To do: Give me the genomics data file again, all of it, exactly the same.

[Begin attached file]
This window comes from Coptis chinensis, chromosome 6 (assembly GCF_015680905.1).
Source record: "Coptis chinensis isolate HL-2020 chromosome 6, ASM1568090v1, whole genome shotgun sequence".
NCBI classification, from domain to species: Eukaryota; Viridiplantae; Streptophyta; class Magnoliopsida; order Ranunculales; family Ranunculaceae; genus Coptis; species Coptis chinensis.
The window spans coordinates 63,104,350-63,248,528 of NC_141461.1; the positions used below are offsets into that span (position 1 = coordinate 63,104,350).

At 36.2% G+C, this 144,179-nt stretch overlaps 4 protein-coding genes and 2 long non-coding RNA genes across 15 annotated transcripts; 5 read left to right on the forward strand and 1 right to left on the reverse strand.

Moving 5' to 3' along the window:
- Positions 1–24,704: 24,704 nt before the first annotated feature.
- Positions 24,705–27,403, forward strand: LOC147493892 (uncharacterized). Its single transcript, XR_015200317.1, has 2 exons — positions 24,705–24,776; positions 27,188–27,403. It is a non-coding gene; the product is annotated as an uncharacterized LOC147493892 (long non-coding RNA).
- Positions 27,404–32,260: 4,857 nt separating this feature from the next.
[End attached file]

This window comes from Coptis chinensis, chromosome 6 (assembly GCF_015680905.1).
Source record: "Coptis chinensis isolate HL-2020 chromosome 6, ASM1568090v1, whole genome shotgun sequence".
NCBI classification, from domain to species: Eukaryota; Viridiplantae; Streptophyta; class Magnoliopsida; order Ranunculales; family Ranunculaceae; genus Coptis; species Coptis chinensis.
The window spans coordinates 63,104,350-63,248,528 of NC_141461.1; the positions used below are offsets into that span (position 1 = coordinate 63,104,350).

At 36.2% G+C, this 144,179-nt stretch overlaps 4 protein-coding genes and 2 long non-coding RNA genes across 15 annotated transcripts; 5 read left to right on the forward strand and 1 right to left on the reverse strand.

Moving 5' to 3' along the window:
- Positions 1–24,704: 24,704 nt before the first annotated feature.
- Positions 24,705–27,403, forward strand: LOC147493892 (uncharacterized). Its single transcript, XR_015200317.1, has 2 exons — positions 24,705–24,776; positions 27,188–27,403. It is a non-coding gene; the product is annotated as an uncharacterized LOC147493892 (long non-coding RNA).
- Positions 27,404–32,260: 4,857 nt separating this feature from the next.